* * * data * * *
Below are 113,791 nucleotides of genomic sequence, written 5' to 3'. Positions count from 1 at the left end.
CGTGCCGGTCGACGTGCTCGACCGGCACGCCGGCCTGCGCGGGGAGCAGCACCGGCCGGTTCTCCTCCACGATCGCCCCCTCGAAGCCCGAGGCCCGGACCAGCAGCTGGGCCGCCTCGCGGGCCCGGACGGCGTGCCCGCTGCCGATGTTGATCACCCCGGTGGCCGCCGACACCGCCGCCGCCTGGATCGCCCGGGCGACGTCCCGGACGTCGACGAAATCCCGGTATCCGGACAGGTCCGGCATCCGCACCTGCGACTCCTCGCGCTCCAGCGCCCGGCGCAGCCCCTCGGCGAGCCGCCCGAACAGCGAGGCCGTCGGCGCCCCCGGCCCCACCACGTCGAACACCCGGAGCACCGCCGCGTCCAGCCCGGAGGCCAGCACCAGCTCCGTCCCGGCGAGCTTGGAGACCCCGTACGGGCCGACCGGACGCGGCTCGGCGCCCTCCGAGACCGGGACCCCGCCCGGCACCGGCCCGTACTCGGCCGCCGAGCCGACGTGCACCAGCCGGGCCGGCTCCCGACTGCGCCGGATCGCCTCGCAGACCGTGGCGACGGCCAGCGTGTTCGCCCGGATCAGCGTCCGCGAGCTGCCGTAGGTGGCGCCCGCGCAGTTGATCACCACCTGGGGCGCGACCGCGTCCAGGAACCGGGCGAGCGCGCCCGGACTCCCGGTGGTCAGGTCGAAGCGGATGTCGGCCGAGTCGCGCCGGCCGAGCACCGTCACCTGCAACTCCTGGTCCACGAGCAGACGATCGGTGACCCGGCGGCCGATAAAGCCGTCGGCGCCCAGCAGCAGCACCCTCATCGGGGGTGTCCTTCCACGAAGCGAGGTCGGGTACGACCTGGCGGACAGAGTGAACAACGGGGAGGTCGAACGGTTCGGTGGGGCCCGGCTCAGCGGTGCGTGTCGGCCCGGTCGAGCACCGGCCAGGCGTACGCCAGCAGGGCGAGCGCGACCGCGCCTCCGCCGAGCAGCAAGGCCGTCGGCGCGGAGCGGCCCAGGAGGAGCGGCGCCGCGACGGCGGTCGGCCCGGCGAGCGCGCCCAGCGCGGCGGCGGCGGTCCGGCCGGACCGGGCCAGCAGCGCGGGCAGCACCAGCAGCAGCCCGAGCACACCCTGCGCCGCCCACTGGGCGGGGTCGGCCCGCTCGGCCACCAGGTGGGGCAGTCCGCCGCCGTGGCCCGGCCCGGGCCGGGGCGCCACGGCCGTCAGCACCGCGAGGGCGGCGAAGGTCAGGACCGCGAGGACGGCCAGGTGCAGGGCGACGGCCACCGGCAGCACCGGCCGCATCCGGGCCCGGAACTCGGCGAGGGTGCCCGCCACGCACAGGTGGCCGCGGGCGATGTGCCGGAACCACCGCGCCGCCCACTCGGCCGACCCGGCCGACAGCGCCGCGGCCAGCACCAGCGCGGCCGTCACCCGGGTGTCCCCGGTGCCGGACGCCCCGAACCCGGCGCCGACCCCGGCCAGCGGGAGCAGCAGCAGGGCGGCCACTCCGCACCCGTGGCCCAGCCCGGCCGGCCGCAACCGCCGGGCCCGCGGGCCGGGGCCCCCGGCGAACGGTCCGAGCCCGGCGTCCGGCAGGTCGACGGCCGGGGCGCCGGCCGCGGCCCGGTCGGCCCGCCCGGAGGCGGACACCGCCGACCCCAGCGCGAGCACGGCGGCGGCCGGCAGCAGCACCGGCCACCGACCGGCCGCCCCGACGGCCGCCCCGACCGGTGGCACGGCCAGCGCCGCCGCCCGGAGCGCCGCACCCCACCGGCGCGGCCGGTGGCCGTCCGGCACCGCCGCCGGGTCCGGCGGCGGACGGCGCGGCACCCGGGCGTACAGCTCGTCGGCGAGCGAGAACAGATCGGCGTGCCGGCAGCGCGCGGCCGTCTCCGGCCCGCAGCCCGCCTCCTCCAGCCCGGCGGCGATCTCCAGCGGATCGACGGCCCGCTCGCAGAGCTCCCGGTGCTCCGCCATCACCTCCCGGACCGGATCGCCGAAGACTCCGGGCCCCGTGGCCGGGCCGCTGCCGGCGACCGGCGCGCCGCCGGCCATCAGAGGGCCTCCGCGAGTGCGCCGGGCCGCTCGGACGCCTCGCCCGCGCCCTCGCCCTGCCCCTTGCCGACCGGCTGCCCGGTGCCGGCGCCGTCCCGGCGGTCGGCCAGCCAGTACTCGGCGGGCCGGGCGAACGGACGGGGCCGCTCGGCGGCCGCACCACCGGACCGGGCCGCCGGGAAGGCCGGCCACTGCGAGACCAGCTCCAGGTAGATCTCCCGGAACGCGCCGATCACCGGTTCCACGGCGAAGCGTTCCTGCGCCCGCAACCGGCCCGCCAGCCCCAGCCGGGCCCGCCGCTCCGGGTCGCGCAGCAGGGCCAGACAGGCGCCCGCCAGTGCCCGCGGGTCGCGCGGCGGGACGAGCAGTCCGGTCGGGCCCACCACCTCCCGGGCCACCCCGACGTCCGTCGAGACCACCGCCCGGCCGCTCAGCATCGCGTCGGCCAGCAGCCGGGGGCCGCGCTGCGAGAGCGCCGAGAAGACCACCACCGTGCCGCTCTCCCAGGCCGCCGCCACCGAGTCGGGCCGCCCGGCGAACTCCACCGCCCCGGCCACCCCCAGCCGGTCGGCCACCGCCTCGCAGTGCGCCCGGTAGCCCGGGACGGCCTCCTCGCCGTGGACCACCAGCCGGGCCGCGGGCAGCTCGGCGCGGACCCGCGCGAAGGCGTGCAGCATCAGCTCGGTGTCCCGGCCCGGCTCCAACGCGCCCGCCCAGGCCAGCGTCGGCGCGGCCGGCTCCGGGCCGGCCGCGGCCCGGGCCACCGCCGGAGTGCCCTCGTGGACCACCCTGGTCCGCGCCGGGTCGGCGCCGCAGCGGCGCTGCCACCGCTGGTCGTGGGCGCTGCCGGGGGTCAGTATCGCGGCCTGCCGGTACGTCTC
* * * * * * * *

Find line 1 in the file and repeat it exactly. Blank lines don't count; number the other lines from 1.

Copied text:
Below are 113,791 nucleotides of genomic sequence, written 5' to 3'. Positions count from 1 at the left end.